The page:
And it just so happened that the 1711 arrival of a Quaker preacher ended up converting many of the island’s residents into a community that believed in gender equality. Men, therefore, could leave home for three to five years at a time and the women could take over all the island’s fiscal and commercial, as well as domestic responsibilities. By the 1820s and 30s, Nantucket had had a virtual monopoly on the production of Spermaceti oil and more importantly, candles. This created not only a huge business, but also a highly profitable one with astronomical margins, especially for candles, which were much more profitable than selling oil.
This prompted the building of beautiful mansions and a highly cosmopolitan, free-thinking population (due to their worldwide travels) that collected mementos from around the world, that sponsored the first major public address by Fredrick Douglass and that inspired produced world-class scientific achievements, literature and civil rights movements and that produced highly successful businesses that transcended the whaling industry and that survive even today. Among the town’s first families, for example, a Macy moved to New York and founded a department store and a Folger moved to San Francisco and created a coffee company.
Some of the island’s women were as accomplished as its men. Maria Mitchell, for example, became the first and only women admitted to the American Academy of Arts and Sciences for almost 100 years, and a professor at Vassar College (see below). Lucretia Mott, meanwhile, became one of the country’s most prominent abolitionist and women’s rights and suffrage advocates. A descendent of the original Folger family became the second female medical doctor in the country.
The island’s prosperity, however, had its downsides. First, the harbor area, where the ships came and went and most of the factories were located, were filthy and emanated a horrible stench. Second, the harbor brought hundreds of sailors at the time. After 2-5 hard, lonely years at sea with only scrimshaw carving to keep them occupied, and pockets full of money from their share of the voyages profits, and many far from their homes, they were looking for something to do. Many of the harborside streets were wall-to-wall bars and brothels—a recipe for drunkenness, sin, fights and muggings. Activities somewhat at odds with Quaker sensibilities and atmosphere for bringing up children, many of the boys (at or about age 14) of whom ended up on whaling ship crews. But certain compromises were required in return for the wealth generated by the whale oil the ships carried in their holds.
Nor did the Wampanoag fare particularly well. Indians were subjugated as deckhands on ships, succumbed to English alcohol and eventually (by 1800) died off from foreign diseases (especially Yellow Fever). This cheap labor supply was rapidly replaced by African-Americans (including some in the egalitarian Quaker meritocracy that eventually became whaling ship captains), Portuguese immigrants (from whaling ship stops in Cape Verde and the Azores) and Pacific islanders (from stops in the Pacific). But while the entry-level sailors led a tough life (hard, dirty, smelly and dangerous work and filthy, cramped quarters and low wages—from 1/150th-to 1/200th of the voyage’s net profits) the captains and senior officers led comfortable and privileged lives and profited handsomely, with captains often earning about 1/10th to 1/12th of voyage’s net profits).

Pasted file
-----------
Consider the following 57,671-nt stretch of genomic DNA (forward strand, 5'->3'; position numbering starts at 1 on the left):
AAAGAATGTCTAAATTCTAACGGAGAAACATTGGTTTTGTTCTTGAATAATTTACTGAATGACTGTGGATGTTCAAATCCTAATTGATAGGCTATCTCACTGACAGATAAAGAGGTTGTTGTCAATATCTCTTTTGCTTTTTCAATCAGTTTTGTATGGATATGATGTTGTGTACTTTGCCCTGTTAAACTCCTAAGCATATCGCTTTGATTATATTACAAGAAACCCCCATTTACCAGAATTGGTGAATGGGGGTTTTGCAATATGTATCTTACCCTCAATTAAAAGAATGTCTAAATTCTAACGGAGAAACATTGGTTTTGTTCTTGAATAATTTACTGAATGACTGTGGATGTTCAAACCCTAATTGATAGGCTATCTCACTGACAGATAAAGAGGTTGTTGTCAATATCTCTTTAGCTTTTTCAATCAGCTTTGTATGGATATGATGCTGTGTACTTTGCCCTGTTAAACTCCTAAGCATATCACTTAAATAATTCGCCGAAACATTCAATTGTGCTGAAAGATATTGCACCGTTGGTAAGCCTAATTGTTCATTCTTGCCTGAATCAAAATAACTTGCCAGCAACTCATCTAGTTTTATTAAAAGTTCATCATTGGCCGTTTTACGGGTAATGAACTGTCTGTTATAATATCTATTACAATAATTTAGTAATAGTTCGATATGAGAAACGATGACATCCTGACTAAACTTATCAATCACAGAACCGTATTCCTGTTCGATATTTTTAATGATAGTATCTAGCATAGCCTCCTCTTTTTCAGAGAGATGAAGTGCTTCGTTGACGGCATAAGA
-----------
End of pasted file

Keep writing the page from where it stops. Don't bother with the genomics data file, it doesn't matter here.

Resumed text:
The good times, however, could not last forever. While Nantucket prospered mightily from the early 18th through mid-19th century, the good times couldn’t last forever. The mid-1800’s saw the decimation of the Sperm whale population, the Great Fire of 1846 (which, fueled by whale oil stored on Straight Wharf, took out about a third of the town), the California Gold Rush (which drew both men and whaling ships to San Francisco), the Civil War (in which 400 island men fought and from which 73 never returned), and worst of all, the discovery of oil and the refining of kerosene (which substituted for whale oil in lights). This led to a decimation of Nantucket’s population (from 8,800 to 3,200) and a 30 to 40 year period of economic decline.
This decline, however, laid the seeds for the island’s reinvention. Since few residents could afford to build new buildings, the old buildings fell into disrepair, but remained. The island’s leaders decided to turn this to its advantage by turning the island into a historical destination. It established the Historical Association in 1894, created an historic museum, renovated buildings and promoted tourism. Artists, meanwhile, discovered the island’s beauty and created a thriving art community. Buildings were renovated and by the 1920s, Nantucket was home to more renovated 19th-century buildings (more than 800) than any port town in the country. The combination of the history, the charm, the beaches, the cool summer weather and the island’s extensive open spaces (more than 50 percent of the land is preserved as open space) has drawn more and residents and visitors to the point that it has become one of the most expensive places in the country to live and to visit.